Aftershocks of a civil war

Sri Lanka's presidential election touches off a firestorm of unrest.
Displaced Sri Lankan Tamils gaze past a fence at an internment camp in Vavuniya in November 2009. (Reuters)

Sri Lanka's tortured politics shifted into a new and murky phase after the re-election of the country's president, Mahinda Rajapaksa, in January.

Rajapaksa soundly defeated retired Gen. Sarath Fonseka, the battlefield commander who helped destroy the Liberation Tamil Tigers of Eelam last year, ending Sri Lanka's 26-year civil war.

The election was a bitter contest between the two former allies and when Fonseka threatened to challenge the results in court — he said there was widespread vote rigging — the government had him arrested for plotting a coup.

Supporters of former army commander Gen. Sarath Fonseka chant behind a police line during a protest in the Colombo suburb, Maharagama, on February 11, 2010, the second day of street protests. (Andrew Caballer0-Reynolds/Reuters)

The arrest prompted demonstrations by Fonseka's opposition supporters, and the country's top Buddhist monks, who supported the war against the LTTE, urged Rajapaksa to release Fonseka from jail.

Meanwhile, the country's top court has agreed to hear a petition seeking Fonseka's release and the political powers are gearing up for April's general elections, when Rajapaksa hopes to further strengthen his grip on power.

What about the Tamils?

This latest power struggle, which is taking place mostly in the capital, Colombo, is overshadowing the very real problems that linger for Tamils, Muslims and indigenous people who are trying to remake their lives following the civil war that ended in May 2009.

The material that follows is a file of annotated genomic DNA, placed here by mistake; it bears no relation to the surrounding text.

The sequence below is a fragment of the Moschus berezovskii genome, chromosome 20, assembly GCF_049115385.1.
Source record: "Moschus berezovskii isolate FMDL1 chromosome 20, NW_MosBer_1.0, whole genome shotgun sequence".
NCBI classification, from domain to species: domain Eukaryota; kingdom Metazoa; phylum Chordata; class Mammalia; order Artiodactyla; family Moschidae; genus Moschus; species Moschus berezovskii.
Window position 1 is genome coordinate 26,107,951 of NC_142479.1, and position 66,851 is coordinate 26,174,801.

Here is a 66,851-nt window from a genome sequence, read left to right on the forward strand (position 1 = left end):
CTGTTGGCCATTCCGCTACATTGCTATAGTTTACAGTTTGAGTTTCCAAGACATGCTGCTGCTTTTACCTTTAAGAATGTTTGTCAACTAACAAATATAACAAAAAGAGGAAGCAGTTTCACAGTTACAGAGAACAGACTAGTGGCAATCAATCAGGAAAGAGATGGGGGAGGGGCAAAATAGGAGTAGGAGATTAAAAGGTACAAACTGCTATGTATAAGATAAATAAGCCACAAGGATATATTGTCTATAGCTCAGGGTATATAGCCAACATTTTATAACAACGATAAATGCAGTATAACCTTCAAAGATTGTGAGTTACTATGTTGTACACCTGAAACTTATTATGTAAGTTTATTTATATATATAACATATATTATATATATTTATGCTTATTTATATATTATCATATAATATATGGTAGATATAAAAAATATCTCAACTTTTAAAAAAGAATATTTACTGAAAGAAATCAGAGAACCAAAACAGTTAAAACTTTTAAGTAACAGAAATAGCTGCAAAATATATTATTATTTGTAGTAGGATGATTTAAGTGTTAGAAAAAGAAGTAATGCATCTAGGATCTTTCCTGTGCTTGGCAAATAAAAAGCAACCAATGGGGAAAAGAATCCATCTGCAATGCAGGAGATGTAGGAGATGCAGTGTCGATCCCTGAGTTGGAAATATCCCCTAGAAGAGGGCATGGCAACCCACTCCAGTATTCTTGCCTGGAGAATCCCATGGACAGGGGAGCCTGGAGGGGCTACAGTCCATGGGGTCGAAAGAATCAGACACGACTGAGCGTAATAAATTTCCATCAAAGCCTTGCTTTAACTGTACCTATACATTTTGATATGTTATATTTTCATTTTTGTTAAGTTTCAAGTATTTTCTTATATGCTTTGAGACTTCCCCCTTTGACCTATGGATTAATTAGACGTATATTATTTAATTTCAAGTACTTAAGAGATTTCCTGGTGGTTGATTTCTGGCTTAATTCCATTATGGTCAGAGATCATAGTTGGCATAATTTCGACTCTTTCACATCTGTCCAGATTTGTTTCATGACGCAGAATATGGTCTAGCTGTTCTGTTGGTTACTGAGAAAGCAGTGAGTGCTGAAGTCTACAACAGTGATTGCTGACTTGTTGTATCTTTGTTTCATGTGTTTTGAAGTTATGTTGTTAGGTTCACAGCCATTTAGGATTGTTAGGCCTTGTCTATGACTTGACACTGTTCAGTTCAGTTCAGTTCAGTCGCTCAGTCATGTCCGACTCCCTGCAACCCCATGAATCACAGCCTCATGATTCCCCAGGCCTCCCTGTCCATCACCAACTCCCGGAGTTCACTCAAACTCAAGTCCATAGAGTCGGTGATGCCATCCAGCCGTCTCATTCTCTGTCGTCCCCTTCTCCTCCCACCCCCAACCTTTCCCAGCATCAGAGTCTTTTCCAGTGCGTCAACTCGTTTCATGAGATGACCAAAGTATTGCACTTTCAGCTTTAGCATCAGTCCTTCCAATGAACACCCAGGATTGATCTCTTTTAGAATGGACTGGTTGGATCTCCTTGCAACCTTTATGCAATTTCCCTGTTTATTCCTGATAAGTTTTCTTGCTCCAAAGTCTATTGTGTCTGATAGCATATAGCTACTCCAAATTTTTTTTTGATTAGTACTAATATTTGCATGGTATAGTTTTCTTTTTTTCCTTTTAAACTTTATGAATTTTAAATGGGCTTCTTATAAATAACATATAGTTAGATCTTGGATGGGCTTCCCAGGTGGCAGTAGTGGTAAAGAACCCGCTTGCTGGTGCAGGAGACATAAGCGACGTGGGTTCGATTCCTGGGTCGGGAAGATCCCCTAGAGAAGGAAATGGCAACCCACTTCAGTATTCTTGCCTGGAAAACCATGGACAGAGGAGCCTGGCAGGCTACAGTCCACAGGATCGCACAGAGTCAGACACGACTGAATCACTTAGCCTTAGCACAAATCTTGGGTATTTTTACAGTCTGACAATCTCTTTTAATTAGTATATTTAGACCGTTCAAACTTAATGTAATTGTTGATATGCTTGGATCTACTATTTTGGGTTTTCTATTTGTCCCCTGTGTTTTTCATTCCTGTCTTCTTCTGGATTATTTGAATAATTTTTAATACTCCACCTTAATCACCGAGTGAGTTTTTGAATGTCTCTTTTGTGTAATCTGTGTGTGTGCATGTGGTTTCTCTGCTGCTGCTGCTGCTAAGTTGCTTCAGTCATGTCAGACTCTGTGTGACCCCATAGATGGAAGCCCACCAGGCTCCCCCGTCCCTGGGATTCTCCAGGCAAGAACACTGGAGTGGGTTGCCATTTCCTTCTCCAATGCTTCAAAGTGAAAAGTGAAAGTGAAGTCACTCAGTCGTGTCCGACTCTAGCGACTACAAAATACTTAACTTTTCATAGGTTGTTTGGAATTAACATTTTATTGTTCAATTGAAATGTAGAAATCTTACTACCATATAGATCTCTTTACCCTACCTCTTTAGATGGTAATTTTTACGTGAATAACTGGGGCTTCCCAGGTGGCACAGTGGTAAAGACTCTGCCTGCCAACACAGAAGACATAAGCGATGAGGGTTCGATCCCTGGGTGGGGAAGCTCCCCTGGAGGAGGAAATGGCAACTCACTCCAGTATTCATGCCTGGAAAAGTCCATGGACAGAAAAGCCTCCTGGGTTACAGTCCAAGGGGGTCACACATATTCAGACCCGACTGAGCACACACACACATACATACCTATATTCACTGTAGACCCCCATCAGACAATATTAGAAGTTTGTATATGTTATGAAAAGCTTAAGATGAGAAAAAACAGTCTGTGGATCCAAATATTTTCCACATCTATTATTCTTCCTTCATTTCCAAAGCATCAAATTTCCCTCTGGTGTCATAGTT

Freed from war, but still living in a fractured war zone, they all face a future filled with uncertain prospects.

The lack of homes, jobs and schools dominate their concerns. But unexploded land mines remain a serious menace as well. 

Less visible but no less important is the trauma from the loss of family and friends during the more than two decades of violence at the hands of the government in Colombo and the Tamil Tigers themselves.

Supporters of jailed army commander Sarath Fonseka and supporters of President Mahinda Rajapaksa throw rocks at each other during street demonstrations following the general's arrest in February 2010. (Dinuka Liyanawatte/Reuters)

The UN estimates 7,000 civilians were killed in the closing months of the war alone and many Tamils don't know the whereabouts of family members, having been forced to live these last months in wretched government-run camps on very modest rations.

The Rajapaksa government has rejected international accusations that this amounts to human rights abuse.

But the European Union is not convinced and last week brought trade sanctions against Sri Lanka to try to force it to do better.

Turn the page

For his part, President Rajapaksa says it's time to turn the page.

Sri Lanka President Mahinda Rajapaksa won re-election in January by almost two million votes but the opposition is not melting away. (Reuters)

"We will ensure equality and equity among all the ethnicities," he said in Tamil shortly after his re-election, called after a surge of post-war support among the majority Sinhalese.

Economic development and integration of the formerly Tiger-held areas in the North and East, which the Tamils claim as a homeland, are Rajapaksa's priorities. But he indicated there will be no self-rule for Tamils.

By the end of the war, almost 300,000 Tamils were being held in internment camps but about 180,000 were freed in time for the presidential election.

Many drifted to their ancestral homes with government rations of about $250, some dry food and a bunch of tin sheets to build temporary shelters.

Those who arrived home, where much of the recent the fighting was,  found land that is so overgrown they say it may take months to clear it.